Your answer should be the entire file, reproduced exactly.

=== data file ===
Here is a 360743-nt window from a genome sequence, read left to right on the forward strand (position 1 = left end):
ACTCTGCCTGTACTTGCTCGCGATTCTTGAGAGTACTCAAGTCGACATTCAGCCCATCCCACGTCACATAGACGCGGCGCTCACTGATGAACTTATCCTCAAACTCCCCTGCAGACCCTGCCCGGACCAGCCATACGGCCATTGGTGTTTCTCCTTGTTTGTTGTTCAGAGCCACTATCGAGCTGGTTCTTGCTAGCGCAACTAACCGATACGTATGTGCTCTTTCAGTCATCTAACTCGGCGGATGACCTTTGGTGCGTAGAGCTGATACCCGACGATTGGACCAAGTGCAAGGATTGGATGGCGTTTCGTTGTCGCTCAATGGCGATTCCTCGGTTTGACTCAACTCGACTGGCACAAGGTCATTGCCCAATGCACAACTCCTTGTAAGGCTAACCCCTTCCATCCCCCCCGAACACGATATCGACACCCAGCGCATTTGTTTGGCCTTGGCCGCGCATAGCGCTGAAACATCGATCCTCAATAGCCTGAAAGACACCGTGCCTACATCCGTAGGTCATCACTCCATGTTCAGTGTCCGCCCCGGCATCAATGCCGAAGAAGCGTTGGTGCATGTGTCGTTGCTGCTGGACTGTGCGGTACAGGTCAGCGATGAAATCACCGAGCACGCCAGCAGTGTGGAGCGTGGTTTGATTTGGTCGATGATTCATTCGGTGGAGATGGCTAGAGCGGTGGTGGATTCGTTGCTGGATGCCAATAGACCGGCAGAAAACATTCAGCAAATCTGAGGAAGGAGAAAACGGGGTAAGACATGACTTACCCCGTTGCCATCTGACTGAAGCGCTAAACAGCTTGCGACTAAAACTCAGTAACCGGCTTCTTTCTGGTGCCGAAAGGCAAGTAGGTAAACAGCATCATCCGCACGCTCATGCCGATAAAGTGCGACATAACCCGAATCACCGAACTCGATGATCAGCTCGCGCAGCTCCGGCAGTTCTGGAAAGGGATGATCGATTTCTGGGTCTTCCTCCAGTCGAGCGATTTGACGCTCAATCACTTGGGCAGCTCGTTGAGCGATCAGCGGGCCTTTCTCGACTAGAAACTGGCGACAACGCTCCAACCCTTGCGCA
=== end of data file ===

Here is a 360743-nt window from a genome sequence, read left to right on the forward strand (position 1 = left end):
ACTCTGCCTGTACTTGCTCGCGATTCTTGAGAGTACTCAAGTCGACATTCAGCCCATCCCACGTCACATAGACGCGGCGCTCACTGATGAACTTATCCTCAAACTCCCCTGCAGACCCTGCCCGGACCAGCCATACGGCCATTGGTGTTTCTCCTTGTTTGTTGTTCAGAGCCACTATCGAGCTGGTTCTTGCTAGCGCAACTAACCGATACGTATGTGCTCTTTCAGTCATCTAACTCGGCGGATGACCTTTGGTGCGTAGAGCTGATACCCGACGATTGGACCAAGTGCAAGGATTGGATGGCGTTTCGTTGTCGCTCAATGGCGATTCCTCGGTTTGACTCAACTCGACTGGCACAAGGTCATTGCCCAATGCACAACTCCTTGTAAGGCTAACCCCTTCCATCCCCCCCGAACACGATATCGACACCCAGCGCATTTGTTTGGCCTTGGCCGCGCATAGCGCTGAAACATCGATCCTCAATAGCCTGAAAGACACCGTGCCTACATCCGTAGGTCATCACTCCATGTTCAGTGTCCGCCCCGGCATCAATGCCGAAGAAGCGTTGGTGCATGTGTCGTTGCTGCTGGACTGTGCGGTACAGGTCAGCGATGAAATCACCGAGCACGCCAGCAGTGTGGAGCGTGGTTTGATTTGGTCGATGATTCATTCGGTGGAGATGGCTAGAGCGGTGGTGGATTCGTTGCTGGATGCCAATAGACCGGCAGAAAACATTCAGCAAATCTGAGGAAGGAGAAAACGGGGTAAGACATGACTTACCCCGTTGCCATCTGACTGAAGCGCTAAACAGCTTGCGACTAAAACTCAGTAACCGGCTTCTTTCTGGTGCCGAAAGGCAAGTAGGTAAACAGCATCATCCGCACGCTCATGCCGATAAAGTGCGACATAACCCGAATCACCGAACTCGATGATCAGCTCGCGCAGCTCCGGCAGTTCTGGAAAGGGATGATCGATTTCTGGGTCTTCCTCCAGTCGAGCGATTTGACGCTCAATCACTTGGGCAGCTCGTTGAGCGATCAGCGGGCCTTTCTCGACTAGAAACTGGCGACAACGCTCCAACCCTTGCGCA